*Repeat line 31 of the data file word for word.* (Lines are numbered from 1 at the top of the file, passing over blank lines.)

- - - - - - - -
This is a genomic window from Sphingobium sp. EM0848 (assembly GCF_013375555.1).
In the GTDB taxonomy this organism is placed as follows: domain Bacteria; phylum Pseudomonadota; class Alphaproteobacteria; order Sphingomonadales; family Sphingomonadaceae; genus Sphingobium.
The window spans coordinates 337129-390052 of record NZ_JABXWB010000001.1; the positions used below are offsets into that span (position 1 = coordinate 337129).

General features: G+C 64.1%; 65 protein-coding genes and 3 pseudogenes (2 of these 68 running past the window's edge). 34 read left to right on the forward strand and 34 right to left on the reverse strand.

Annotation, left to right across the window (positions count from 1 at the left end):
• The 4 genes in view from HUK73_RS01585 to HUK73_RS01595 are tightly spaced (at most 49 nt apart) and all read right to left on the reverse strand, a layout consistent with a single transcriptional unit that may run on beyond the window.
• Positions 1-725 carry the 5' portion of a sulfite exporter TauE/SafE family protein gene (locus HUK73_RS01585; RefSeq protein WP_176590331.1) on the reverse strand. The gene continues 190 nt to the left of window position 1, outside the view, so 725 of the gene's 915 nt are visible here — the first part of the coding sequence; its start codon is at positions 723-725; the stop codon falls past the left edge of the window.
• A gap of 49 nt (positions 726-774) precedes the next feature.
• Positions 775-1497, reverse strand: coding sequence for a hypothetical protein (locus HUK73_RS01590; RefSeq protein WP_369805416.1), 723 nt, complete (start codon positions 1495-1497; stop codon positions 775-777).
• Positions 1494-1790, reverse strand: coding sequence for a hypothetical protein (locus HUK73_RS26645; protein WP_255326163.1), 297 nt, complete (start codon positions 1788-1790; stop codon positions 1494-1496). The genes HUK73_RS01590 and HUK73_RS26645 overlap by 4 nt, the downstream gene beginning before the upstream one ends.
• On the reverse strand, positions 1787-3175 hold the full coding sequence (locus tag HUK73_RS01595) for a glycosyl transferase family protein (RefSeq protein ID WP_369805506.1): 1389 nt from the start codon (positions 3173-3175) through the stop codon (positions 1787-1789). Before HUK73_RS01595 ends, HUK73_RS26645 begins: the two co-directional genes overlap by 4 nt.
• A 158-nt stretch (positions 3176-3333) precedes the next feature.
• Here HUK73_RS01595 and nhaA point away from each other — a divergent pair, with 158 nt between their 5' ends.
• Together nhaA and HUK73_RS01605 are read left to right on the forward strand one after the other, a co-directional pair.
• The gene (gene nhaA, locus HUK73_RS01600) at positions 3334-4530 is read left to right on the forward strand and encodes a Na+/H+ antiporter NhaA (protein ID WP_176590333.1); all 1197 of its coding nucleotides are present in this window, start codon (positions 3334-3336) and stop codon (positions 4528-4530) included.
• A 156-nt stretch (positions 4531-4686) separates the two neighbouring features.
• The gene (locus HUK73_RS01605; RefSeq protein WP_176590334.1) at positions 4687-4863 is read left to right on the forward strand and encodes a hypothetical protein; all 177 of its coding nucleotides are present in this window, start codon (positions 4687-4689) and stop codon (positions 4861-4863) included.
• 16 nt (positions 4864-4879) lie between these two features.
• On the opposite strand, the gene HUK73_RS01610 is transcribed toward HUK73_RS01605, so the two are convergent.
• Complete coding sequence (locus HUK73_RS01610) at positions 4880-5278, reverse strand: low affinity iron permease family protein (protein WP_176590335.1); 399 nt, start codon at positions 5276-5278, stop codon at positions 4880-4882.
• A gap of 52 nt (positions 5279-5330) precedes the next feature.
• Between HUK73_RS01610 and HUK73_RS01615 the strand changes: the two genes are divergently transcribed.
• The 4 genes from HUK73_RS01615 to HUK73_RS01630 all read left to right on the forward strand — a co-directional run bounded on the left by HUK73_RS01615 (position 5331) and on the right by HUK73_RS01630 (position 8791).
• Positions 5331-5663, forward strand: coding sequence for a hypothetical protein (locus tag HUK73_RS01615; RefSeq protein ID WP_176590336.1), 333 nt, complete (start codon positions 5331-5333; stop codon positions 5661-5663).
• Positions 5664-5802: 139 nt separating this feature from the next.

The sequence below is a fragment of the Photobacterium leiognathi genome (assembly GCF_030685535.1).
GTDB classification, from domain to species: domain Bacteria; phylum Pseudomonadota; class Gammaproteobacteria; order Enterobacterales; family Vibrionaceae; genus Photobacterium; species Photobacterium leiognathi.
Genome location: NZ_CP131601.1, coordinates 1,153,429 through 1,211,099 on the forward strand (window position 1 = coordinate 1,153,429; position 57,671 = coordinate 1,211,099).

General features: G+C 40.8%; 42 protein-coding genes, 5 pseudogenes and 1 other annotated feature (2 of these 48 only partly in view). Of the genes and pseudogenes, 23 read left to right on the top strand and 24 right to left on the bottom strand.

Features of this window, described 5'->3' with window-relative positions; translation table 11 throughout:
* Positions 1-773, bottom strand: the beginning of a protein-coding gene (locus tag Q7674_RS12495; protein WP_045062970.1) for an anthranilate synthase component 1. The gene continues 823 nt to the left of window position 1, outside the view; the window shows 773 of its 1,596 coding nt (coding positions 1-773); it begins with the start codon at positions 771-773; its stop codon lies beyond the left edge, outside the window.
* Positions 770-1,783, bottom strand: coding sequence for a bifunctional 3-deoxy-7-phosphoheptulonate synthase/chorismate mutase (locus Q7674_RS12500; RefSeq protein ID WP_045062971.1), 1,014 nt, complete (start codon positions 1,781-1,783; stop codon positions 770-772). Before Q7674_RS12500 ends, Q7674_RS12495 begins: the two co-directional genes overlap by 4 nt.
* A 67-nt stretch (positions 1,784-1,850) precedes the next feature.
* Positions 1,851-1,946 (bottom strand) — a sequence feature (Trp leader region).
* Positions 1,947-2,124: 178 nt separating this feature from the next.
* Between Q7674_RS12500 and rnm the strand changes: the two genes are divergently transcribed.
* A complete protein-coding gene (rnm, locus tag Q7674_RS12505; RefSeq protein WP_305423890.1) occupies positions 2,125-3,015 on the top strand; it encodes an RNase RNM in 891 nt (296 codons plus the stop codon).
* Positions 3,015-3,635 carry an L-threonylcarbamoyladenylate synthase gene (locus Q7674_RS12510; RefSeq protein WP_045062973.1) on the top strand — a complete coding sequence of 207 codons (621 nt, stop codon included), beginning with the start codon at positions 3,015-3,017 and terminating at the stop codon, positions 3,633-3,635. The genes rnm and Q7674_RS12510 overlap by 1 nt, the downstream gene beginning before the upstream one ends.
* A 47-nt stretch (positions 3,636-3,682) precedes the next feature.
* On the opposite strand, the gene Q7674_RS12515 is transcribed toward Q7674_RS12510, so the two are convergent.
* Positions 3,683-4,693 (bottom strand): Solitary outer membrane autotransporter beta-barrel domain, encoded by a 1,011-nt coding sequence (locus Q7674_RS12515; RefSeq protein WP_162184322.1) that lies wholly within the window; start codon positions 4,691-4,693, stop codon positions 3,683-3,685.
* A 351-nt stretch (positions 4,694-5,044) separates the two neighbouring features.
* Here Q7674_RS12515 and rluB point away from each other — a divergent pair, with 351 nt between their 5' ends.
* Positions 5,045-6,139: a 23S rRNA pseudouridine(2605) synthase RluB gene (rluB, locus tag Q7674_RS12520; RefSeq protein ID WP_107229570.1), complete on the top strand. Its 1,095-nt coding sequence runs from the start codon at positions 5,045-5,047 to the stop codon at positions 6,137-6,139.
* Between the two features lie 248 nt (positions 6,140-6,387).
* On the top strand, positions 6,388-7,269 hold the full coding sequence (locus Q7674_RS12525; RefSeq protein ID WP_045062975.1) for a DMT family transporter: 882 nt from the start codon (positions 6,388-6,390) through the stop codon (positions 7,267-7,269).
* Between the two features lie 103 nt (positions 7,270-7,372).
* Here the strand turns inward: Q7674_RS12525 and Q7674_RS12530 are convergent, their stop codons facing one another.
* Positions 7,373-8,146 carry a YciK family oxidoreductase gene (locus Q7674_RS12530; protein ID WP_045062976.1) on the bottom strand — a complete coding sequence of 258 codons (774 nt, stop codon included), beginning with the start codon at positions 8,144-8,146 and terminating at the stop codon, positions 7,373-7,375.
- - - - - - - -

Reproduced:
* Positions 1-773, bottom strand: the beginning of a protein-coding gene (locus tag Q7674_RS12495; protein WP_045062970.1) for an anthranilate synthase component 1. The gene continues 823 nt to the left of window position 1, outside the view; the window shows 773 of its 1,596 coding nt (coding positions 1-773); it begins with the start codon at positions 771-773; its stop codon lies beyond the left edge, outside the window.